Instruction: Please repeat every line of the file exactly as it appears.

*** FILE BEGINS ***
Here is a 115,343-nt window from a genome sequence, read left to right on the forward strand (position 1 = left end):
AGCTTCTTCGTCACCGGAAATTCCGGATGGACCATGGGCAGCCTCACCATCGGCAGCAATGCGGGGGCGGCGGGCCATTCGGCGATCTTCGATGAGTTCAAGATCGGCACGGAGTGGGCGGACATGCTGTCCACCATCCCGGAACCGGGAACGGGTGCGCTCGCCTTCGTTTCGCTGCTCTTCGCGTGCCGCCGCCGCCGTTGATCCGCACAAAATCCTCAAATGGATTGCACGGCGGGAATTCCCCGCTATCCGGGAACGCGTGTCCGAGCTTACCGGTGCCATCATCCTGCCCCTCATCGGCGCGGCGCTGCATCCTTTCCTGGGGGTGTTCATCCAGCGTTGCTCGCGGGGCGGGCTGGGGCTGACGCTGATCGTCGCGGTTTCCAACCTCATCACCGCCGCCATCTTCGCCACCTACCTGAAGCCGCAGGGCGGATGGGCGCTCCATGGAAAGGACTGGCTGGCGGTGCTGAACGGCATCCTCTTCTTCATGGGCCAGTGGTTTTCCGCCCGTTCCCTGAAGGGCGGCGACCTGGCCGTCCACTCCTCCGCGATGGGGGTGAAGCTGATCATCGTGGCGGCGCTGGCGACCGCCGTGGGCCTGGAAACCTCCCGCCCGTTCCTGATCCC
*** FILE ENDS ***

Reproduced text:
Here is a 115,343-nt window from a genome sequence, read left to right on the forward strand (position 1 = left end):
AGCTTCTTCGTCACCGGAAATTCCGGATGGACCATGGGCAGCCTCACCATCGGCAGCAATGCGGGGGCGGCGGGCCATTCGGCGATCTTCGATGAGTTCAAGATCGGCACGGAGTGGGCGGACATGCTGTCCACCATCCCGGAACCGGGAACGGGTGCGCTCGCCTTCGTTTCGCTGCTCTTCGCGTGCCGCCGCCGCCGTTGATCCGCACAAAATCCTCAAATGGATTGCACGGCGGGAATTCCCCGCTATCCGGGAACGCGTGTCCGAGCTTACCGGTGCCATCATCCTGCCCCTCATCGGCGCGGCGCTGCATCCTTTCCTGGGGGTGTTCATCCAGCGTTGCTCGCGGGGCGGGCTGGGGCTGACGCTGATCGTCGCGGTTTCCAACCTCATCACCGCCGCCATCTTCGCCACCTACCTGAAGCCGCAGGGCGGATGGGCGCTCCATGGAAAGGACTGGCTGGCGGTGCTGAACGGCATCCTCTTCTTCATGGGCCAGTGGTTTTCCGCCCGTTCCCTGAAGGGCGGCGACCTGGCCGTCCACTCCTCCGCGATGGGGGTGAAGCTGATCATCGTGGCGGCGCTGGCGACCGCCGTGGGCCTGGAAACCTCCCGCCCGTTCCTGATCCC